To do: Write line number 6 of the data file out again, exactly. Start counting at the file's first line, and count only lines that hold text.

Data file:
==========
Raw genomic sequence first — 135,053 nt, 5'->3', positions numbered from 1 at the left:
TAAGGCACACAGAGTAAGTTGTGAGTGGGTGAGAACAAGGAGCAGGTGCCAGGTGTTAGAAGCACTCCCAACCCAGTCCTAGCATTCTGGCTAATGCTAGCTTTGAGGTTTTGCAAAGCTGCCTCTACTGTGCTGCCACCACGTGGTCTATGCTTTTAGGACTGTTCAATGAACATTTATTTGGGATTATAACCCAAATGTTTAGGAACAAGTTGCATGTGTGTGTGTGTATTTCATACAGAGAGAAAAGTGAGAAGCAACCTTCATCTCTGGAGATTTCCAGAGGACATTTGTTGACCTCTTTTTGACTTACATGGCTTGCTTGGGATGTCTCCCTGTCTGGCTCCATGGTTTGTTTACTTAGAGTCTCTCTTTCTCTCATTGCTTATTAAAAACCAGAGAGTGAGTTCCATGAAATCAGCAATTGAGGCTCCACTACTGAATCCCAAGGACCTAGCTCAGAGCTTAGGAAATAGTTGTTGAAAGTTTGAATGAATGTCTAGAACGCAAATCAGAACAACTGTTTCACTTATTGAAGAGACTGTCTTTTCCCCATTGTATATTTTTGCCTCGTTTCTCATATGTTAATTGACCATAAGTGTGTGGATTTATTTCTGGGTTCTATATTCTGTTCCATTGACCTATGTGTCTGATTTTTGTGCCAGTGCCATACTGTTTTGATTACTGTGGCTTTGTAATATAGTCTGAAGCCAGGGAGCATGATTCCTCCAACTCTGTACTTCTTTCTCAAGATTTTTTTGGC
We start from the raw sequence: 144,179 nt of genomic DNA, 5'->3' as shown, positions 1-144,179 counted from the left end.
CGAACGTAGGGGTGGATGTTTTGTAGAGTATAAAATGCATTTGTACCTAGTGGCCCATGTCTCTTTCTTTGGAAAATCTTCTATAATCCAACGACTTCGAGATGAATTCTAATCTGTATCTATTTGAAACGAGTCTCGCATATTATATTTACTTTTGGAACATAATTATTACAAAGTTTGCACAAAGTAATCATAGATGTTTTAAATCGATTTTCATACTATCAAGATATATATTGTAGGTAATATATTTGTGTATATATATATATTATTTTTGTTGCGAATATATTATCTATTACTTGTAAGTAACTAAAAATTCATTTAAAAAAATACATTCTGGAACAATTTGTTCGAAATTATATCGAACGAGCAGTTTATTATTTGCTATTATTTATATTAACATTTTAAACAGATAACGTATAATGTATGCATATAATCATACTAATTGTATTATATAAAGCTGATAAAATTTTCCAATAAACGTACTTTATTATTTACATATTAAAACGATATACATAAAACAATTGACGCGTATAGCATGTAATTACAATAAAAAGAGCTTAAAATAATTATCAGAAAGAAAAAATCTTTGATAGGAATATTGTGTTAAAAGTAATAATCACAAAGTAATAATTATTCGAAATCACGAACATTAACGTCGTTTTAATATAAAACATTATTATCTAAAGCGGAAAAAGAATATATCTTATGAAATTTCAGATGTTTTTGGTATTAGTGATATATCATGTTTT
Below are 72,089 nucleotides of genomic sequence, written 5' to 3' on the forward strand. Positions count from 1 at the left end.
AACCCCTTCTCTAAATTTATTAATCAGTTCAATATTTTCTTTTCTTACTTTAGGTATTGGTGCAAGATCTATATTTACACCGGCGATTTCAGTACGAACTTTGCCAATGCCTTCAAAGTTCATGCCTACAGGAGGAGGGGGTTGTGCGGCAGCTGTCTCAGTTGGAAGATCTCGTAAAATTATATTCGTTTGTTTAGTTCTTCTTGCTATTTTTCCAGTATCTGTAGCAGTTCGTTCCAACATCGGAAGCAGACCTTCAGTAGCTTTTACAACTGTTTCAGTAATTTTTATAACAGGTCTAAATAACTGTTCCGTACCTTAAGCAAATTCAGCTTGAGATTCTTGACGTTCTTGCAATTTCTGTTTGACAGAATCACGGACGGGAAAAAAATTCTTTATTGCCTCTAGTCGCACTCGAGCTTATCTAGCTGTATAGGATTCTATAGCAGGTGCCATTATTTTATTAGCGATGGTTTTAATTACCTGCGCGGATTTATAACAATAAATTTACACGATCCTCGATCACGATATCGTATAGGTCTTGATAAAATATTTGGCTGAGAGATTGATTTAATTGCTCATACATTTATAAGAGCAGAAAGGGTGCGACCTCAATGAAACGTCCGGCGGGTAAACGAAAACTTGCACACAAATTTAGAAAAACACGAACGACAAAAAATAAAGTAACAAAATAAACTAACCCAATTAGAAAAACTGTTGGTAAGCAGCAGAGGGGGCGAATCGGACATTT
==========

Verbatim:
AACCCCTTCTCTAAATTTATTAATCAGTTCAATATTTTCTTTTCTTACTTTAGGTATTGGTGCAAGATCTATATTTACACCGGCGATTTCAGTACGAACTTTGCCAATGCCTTCAAAGTTCATGCCTACAGGAGGAGGGGGTTGTGCGGCAGCTGTCTCAGTTGGAAGATCTCGTAAAATTATATTCGTTTGTTTAGTTCTTCTTGCTATTTTTCCAGTATCTGTAGCAGTTCGTTCCAACATCGGAAGCAGACCTTCAGTAGCTTTTACAACTGTTTCAGTAATTTTTATAACAGGTCTAAATAACTGTTCCGTACCTTAAGCAAATTCAGCTTGAGATTCTTGACGTTCTTGCAATTTCTGTTTGACAGAATCACGGACGGGAAAAAAATTCTTTATTGCCTCTAGTCGCACTCGAGCTTATCTAGCTGTATAGGATTCTATAGCAGGTGCCATTATTTTATTAGCGATGGTTTTAATTACCTGCGCGGATTTATAACAATAAATTTACACGATCCTCGATCACGATATCGTATAGGTCTTGATAAAATATTTGGCTGAGAGATTGATTTAATTGCTCATACATTTATAAGAGCAGAAAGGGTGCGACCTCAATGAAACGTCCGGCGGGTAAACGAAAACTTGCACACAAATTTAGAAAAACACGAACGACAAAAAATAAAGTAACAAAATAAACTAACCCAATTAGAAAAACTGTTGGTAAGCAGCAGAGGGGGCGAATCGGACATTT